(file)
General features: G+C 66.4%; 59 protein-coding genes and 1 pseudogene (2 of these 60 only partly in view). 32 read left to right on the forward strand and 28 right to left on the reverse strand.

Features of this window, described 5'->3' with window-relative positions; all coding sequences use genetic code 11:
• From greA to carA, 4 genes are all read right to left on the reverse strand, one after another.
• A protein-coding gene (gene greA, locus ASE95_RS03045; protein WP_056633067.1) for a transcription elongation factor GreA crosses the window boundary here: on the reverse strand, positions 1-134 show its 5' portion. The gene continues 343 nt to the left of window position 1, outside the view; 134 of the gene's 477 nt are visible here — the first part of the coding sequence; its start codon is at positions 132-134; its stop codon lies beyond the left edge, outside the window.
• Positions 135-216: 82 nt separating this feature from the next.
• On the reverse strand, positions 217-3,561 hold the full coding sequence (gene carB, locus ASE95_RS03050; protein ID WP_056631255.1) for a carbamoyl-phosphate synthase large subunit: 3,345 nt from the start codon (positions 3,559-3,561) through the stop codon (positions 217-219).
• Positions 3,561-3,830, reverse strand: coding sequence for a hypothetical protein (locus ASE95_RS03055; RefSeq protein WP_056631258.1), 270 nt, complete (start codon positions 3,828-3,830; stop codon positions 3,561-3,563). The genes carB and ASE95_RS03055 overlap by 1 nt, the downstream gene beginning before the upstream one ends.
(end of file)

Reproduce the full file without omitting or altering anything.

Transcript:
General features: G+C 66.4%; 59 protein-coding genes and 1 pseudogene (2 of these 60 only partly in view). 32 read left to right on the forward strand and 28 right to left on the reverse strand.

Features of this window, described 5'->3' with window-relative positions; all coding sequences use genetic code 11:
• From greA to carA, 4 genes are all read right to left on the reverse strand, one after another.
• A protein-coding gene (gene greA, locus ASE95_RS03045; protein WP_056633067.1) for a transcription elongation factor GreA crosses the window boundary here: on the reverse strand, positions 1-134 show its 5' portion. The gene continues 343 nt to the left of window position 1, outside the view; 134 of the gene's 477 nt are visible here — the first part of the coding sequence; its start codon is at positions 132-134; its stop codon lies beyond the left edge, outside the window.
• Positions 135-216: 82 nt separating this feature from the next.
• On the reverse strand, positions 217-3,561 hold the full coding sequence (gene carB, locus ASE95_RS03050; protein ID WP_056631255.1) for a carbamoyl-phosphate synthase large subunit: 3,345 nt from the start codon (positions 3,559-3,561) through the stop codon (positions 217-219).
• Positions 3,561-3,830, reverse strand: coding sequence for a hypothetical protein (locus ASE95_RS03055; RefSeq protein WP_056631258.1), 270 nt, complete (start codon positions 3,828-3,830; stop codon positions 3,561-3,563). The genes carB and ASE95_RS03055 overlap by 1 nt, the downstream gene beginning before the upstream one ends.